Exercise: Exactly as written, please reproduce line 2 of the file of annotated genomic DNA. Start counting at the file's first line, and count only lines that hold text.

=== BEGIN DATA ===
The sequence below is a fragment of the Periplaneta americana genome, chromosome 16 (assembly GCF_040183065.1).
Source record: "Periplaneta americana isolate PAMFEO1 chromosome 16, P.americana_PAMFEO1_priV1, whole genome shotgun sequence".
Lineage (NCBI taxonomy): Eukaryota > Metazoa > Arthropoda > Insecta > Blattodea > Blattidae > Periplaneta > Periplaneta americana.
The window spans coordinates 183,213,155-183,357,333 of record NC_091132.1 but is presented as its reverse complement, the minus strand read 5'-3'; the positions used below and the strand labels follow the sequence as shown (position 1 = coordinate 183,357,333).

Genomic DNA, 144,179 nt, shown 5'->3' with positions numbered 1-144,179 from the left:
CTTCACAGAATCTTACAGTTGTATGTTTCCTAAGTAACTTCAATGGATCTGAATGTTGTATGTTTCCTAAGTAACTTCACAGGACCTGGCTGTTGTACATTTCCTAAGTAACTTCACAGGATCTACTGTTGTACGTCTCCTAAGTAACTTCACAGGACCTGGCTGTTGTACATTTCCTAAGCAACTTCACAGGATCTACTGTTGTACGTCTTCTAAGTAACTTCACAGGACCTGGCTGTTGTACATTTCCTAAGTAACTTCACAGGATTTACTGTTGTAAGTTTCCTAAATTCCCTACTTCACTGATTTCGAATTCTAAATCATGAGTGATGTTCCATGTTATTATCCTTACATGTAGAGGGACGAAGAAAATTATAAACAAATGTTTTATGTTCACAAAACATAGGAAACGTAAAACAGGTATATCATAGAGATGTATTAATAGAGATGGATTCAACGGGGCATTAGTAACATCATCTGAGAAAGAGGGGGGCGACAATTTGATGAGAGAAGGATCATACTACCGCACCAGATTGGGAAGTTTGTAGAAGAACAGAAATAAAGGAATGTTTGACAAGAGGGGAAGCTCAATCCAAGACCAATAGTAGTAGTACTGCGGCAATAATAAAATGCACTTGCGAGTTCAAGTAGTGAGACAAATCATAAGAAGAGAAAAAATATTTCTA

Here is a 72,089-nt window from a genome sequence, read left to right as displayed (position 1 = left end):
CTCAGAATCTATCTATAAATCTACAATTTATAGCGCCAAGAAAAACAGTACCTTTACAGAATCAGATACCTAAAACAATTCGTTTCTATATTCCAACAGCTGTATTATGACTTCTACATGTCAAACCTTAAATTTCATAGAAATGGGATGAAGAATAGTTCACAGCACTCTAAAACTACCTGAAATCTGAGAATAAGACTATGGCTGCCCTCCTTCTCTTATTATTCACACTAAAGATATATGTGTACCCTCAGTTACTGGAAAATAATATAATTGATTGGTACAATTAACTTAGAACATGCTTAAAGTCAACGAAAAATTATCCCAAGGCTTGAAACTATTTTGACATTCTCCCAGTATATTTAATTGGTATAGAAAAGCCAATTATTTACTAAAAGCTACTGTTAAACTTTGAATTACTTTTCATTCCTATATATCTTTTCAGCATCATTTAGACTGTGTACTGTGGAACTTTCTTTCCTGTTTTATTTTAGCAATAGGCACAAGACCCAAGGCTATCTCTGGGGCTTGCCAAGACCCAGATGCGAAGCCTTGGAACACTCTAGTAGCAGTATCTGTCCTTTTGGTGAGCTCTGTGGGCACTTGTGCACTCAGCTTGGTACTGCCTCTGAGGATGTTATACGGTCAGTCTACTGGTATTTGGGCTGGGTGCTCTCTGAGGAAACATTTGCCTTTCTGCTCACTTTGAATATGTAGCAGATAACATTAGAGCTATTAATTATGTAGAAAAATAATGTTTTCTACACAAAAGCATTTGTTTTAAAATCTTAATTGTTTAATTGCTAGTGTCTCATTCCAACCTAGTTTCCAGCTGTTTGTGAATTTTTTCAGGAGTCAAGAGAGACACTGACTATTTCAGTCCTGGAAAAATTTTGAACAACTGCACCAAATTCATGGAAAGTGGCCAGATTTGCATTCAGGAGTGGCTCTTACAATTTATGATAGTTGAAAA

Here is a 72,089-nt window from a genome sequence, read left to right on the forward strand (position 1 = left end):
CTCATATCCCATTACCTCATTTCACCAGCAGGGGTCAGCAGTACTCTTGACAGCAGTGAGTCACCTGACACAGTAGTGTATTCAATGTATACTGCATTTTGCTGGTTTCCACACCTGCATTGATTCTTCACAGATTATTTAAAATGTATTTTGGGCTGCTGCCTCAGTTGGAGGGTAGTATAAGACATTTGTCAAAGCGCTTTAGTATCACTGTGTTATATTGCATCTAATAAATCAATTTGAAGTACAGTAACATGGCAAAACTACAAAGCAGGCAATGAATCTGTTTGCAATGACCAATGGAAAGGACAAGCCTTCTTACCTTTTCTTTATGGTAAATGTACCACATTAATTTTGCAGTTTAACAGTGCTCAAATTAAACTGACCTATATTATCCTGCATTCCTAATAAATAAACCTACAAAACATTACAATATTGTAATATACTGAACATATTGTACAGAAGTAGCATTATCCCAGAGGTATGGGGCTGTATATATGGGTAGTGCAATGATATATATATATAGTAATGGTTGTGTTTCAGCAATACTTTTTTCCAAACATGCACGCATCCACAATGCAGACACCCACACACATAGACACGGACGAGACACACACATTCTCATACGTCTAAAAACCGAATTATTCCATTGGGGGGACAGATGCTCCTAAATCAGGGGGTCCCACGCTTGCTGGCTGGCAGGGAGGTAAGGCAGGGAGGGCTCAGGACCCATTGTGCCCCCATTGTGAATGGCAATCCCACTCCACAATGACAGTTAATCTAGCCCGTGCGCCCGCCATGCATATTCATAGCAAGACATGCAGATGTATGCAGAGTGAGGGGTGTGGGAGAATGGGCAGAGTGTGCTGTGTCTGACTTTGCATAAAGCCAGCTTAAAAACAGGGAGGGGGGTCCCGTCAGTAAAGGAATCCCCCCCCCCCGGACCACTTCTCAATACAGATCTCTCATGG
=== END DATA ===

Source record: "Periplaneta americana isolate PAMFEO1 chromosome 16, P.americana_PAMFEO1_priV1, whole genome shotgun sequence".